at android.app.ActivityThread$H.handleMessage(ActivityThread.java:1344)
at android.os.Handler.dispatchMessage(Handler.java:102)
at android.os.Looper.loop(Looper.java:148)
at android.app.ActivityThread.main(ActivityThread.java:5417)
at java.lang.reflect.Method.invoke(Native Method)
at com.android.internal.os.ZygoteInit$MethodAndArgsCaller.run(ZygoteInit.java:726)
at com.android.internal.os.ZygoteInit.main(ZygoteInit.java:616)
Caused by: java.lang.SecurityException: Permission Denial: opening provider com.android.providers.contacts.ContactsProvider2 from ProcessRecord{cbb85e8 19360:com.blundell.contactscrash/u0a143} (pid=19360, uid=10143) requires android.permission.READ_CONTACTS or android.permission.WRITE_CONTACTS
at android.os.Parcel.readException(Parcel.java:1599)
at android.os.Parcel.readException(Parcel.java:1552)
at android.app.ActivityManagerProxy.getContentProvider(ActivityManagerNative.java:3550)
at android.app.ActivityThread.acquireProvider(ActivityThread.java:4778)
at android.app.ContextImpl$ApplicationContentResolver.acquireUnstableProvider(ContextImpl.java:2018)
at android.content.ContentResolver.acquireUnstableProvider(ContentResolver.java:1468)
at android.content.ContentResolver.query(ContentResolver.java:475)
at android.content.ContentResolver.query(ContentResolver.java:434)
at android.provider.ContactsContract$Contacts.getLookupUri(ContactsContract.java:1500)
at com.blundell.contactscrash.MainActivity.onCreate(MainActivity.java:13)
“`

Ok ok this seems to be telling us what we want to hear, this is how I’d go about reading and thinking through this stacktrace:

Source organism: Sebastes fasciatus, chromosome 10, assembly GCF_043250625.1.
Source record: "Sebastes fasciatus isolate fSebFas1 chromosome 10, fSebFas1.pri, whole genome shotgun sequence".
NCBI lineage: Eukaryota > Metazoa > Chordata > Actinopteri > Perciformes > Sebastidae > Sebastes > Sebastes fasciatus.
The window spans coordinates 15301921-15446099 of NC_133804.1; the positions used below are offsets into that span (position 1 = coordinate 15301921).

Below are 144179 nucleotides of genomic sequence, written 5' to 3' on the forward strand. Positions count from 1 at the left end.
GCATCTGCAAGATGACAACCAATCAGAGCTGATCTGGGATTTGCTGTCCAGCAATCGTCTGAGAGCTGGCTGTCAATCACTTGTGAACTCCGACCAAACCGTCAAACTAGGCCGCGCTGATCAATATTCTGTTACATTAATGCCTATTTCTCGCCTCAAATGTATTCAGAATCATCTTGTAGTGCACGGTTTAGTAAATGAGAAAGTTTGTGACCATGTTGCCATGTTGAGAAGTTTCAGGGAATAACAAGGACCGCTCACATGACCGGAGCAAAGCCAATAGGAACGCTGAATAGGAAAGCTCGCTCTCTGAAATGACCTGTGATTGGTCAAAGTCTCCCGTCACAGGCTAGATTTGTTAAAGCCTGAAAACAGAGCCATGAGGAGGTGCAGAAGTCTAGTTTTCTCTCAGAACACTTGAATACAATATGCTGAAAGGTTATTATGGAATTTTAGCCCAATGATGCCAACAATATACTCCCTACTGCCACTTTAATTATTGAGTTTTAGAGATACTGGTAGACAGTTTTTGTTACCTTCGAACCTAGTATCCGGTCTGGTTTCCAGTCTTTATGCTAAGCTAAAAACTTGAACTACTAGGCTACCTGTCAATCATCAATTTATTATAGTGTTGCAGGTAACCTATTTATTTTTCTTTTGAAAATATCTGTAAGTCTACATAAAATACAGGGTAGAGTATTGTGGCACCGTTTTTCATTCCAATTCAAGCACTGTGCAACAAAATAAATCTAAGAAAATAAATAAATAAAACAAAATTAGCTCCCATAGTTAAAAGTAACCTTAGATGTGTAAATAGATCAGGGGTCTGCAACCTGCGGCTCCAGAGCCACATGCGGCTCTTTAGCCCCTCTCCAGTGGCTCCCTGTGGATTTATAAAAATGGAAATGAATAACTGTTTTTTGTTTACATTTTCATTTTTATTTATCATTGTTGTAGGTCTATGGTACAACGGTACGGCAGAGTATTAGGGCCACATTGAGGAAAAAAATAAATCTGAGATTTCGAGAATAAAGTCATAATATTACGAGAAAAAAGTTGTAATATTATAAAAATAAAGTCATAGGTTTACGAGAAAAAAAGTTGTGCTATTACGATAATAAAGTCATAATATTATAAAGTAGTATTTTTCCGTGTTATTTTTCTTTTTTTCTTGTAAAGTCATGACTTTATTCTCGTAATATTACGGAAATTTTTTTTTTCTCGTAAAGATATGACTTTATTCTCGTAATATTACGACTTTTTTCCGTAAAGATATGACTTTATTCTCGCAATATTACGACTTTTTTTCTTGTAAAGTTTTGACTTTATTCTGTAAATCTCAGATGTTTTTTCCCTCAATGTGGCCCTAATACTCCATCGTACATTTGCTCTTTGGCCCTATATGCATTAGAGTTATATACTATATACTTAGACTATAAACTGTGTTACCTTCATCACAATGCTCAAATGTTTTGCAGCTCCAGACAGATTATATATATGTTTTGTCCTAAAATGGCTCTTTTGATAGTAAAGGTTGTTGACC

`12-02 07:36:13.467` Yep this is the correct crash, I ran the app at 7:36am this morning … _I know right_.
`Process: com.blundell.contactscrash, PID: 19360` Yep it’s my app that is crashing.
`java.lang.RuntimeException: Unable to start activity ComponentInfo{com.blundell.contactscrash/com.blundell.contactscrash.MainActivity}` Ok so we crashed on start up (MainActivity: onCreate failed to complete)
`java.lang.SecurityException: Permission Denial: opening provider com.android.providers.contacts.ContactsProvider2` Permission denial?? But I have the permission right _therrrrrre_ in my AndroidManifest
`requires android.permission.READ_CONTACTS` Yes I have that exact `READ_CONTACTS` permission in the AndroidManifest!
`at android.app.ActivityManagerProxy.getContentProvider(ActivityManagerNative.java:3550)` The content provider I am trying to use doesn’t think I have the permission
`at android.provider.ContactsContract$Contacts.getLookupUri(ContactsContract.java:1500)` Yes I call getLookupUri from my code
`at com.blundell.contactscrash.MainActivity.onCreate(MainActivity.java:13)` Well at least it’s not a system/library doing something wrong because it links back to my MainActivity line 13 where I do all of the above.